Hands-on Gear Review

DadGear Backpack Review

Price:   $99.00 List | $99.99 at Amazon
Pros:  Highly functional, great specialized pockets, two insulated bottle pockets
Cons:  More expensive, large pockets are more difficult to keep organized, no mesh backing to promote airflow against your back
Bottom line:  This is a great backpack diaper bag for dads seeking a utilitarian backpack.
Editors' Rating:   
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Carry Method(s):  Backpack, Carry Handle, Stroller Straps
Weight:  2.1 Lbs
Bag Dimensions:  8.5" D x 11" L x 18" H
Manufacturer:   DadGear

The Skinny

Although it has a classic backpack appearance, the DadGear Backpack is a heavily-equipped, highly functional diaper bag that dads will love. Made in the USA, this high-quality, luggage-like piece features bells and whistles in all the right places like a unique diaper wipes dispenser on the lower front. While it gets a little tricky to keep organized and is on the heavier side at 2.1 pounds it delivers at a good price. As a bonus, it is inconspicuous: no one will ever know it is meant for your babe's stuff.

RELATED REVIEW: The Best Diaper Bag for Dads

Our Analysis and Test Results

Review by:
Natalie Hale & Juliet Spurrier, MD

Last Updated:
July 1, 2016

The DadGear Backpack has been around for quite awhile now receiving rave reviews since 2008. Parents love its functionality, and we agree. With a lot of zippers and compartments, we found a lack of organization in the larger volume spaces which can result in the 'black hole effect' if not prepared.

Performance Comparison

DadGear Backpack being tested overseas  fully loaded.
DadGear Backpack being tested overseas, fully loaded.

Storage and Ease of Use

The DadGear Backpack scored 6 of 10 in storage and ease of use. While its internal volume is capacious, it lacks structure in its main compartment so things can get pretty jumbled up in there unless you plan ahead and are organized with a pod-like system. Nonetheless, the main compartment does fully zip down, so you can 'let it all hang out' when possible. With 8 exterior pockets, there is enough storage for personal items like cell phone, wallet, 2 water bottles, and keys via a key clip and quick-access baby items. There is even a bonus area for easy access to wipes; though they rest at the bottom of the main compartment, there is a secret velcro panel that opens up (with some elbow grease)( to expose them.

In the pocket nearest to the front of the DadGear Backpack we stored our phone  keys  wallet  frequently requested snacks and pacifier wipes.
In the pocket nearest to the front of the DadGear Backpack we stored our phone, keys, wallet, frequently requested snacks and pacifier wipes.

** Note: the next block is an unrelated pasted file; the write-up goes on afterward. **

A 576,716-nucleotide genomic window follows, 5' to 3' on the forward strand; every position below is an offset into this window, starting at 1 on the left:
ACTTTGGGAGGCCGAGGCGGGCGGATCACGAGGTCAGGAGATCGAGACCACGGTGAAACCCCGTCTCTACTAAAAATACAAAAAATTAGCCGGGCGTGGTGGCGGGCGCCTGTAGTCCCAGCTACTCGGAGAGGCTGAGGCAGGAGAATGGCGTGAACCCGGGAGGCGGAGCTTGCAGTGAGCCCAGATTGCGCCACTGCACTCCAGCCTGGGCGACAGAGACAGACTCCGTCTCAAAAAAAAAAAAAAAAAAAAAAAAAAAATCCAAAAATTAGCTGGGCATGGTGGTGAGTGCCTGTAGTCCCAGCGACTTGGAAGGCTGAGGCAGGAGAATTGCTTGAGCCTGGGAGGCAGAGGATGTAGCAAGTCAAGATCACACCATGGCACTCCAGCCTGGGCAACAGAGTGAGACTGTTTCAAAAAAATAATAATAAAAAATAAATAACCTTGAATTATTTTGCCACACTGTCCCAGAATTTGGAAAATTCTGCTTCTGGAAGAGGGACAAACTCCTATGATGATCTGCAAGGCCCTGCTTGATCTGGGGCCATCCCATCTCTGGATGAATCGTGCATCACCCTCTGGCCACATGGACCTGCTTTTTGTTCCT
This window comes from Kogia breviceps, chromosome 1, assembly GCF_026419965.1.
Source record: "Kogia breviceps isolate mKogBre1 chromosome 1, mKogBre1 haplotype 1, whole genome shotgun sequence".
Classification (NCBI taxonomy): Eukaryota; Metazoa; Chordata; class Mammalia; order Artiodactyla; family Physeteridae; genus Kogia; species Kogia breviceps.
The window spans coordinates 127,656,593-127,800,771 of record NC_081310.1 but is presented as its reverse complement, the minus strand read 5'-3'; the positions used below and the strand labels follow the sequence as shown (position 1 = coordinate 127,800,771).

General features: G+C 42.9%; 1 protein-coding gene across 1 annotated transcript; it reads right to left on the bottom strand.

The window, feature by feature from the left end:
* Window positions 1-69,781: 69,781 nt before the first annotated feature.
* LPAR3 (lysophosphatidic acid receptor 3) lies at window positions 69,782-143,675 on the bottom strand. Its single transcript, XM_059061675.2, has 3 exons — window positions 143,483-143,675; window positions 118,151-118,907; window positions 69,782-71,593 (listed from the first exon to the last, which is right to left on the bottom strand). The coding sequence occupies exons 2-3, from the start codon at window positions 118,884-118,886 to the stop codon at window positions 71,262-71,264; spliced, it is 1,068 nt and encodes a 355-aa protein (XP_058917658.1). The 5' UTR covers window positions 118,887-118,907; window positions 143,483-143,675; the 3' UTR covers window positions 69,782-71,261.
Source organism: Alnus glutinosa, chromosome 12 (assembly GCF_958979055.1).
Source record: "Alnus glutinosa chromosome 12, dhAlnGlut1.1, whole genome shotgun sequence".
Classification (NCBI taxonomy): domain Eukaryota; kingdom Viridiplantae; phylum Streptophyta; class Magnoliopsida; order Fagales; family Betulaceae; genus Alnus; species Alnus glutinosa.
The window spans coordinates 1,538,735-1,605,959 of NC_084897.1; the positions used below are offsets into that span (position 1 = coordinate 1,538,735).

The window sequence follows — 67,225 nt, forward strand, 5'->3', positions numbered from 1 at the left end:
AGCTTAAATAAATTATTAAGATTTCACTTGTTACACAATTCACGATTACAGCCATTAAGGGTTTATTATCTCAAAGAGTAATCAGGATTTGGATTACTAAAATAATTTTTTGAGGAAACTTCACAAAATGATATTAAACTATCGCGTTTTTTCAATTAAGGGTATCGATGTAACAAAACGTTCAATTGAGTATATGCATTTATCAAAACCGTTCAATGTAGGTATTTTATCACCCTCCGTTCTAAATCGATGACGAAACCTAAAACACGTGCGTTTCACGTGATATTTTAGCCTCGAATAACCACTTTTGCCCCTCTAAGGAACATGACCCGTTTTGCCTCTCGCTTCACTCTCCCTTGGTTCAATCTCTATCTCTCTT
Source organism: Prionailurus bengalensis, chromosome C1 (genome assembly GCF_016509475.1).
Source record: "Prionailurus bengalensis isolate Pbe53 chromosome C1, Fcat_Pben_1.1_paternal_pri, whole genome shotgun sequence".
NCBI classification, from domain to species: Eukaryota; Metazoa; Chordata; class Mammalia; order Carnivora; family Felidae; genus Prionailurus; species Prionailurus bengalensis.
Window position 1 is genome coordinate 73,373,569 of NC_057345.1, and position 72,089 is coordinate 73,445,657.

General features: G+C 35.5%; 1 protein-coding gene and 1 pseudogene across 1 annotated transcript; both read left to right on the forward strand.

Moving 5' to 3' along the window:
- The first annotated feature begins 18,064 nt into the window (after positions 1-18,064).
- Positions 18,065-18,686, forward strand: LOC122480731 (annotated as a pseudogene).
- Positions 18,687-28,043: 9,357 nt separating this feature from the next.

In our testing, we found the backpack's hardware to be quality and fabric and stitching to be sturdy. However, we did find the polyester weave more difficult to clean, similar to that with the Obersee Rio. A few online reviews comment on issues with hardware quality, but we did not experience this. Lastly, the changing pad is by far the smallest in our review.


Mesh fabric on the shoulder straps of the DadGear Backpack helped us keep cool and made the bag more comfortable to carry when fully loaded.
Mesh fabric on the shoulder straps of the DadGear Backpack helped us keep cool and made the bag more comfortable to carry when fully loaded.
The DadGear received a 6 of 10 in comfort for its backpack. In terms of carrying comfort, it is quite similar to the Obersee Rio with both weighing 2.1 pounds. The shoulders straps are well-padded with breathable mesh lining though the material feels rough. Adjustment of the straps is easy. The back panel is decently cushioned. Where both the DadGear and the Obersee let us down is on the fabric that rests directly against your back- the polyester is not conducive for airflow, typically leading to a sweaty lower back.


This backpack received an 8 of 10 in quality, scoring on par with the PacaPod Picos Pack. The metal hardware, zippers, pull tabs, and fabrics used all held up well in our testing. The external bottle pockets are fabricated from a hefty mesh. There is a nice reflective strip on the front of the backpack.


This backpack scored 6 of 10 in style. Some of the DadGear packs can look like they belong on a school campus. However, all 51 styles are functional and utilitarian and there is likely one particular design that will suit any dad. And, major kudos to DadGear for a nicely disguised reflective strip; safety and style rarely blend so well.

Best Applications

The DadGear Bag is a utilitarian diaper bag for dads that want a backpack and are not desperate for the extra bells and whistles as found with the Pacapod Picos Pack and OiOi Wax Canvas Satchel. The DadBag should easily last through your kiddos childhood and perhaps long after if looked after well.


This bag is on the higher end of the pricing spectrum but the price is easily justified by the intelligence with which it is designed. If you are looking for a backpack and not keen on the Editors' Choice Pacapod Picos, the DadGear should be your second choice.


The DadGear Backpack is a great diaper bag and an excellent choice for dads looking for a mid-priced bag with a consistent track record of use among seasoned parents.

Other Versions and Accessories

This pack comes in a whopping fifty-one different color and style options. There is a style of bag for just about every dad out there.


Natalie Hale & Juliet Spurrier, MD

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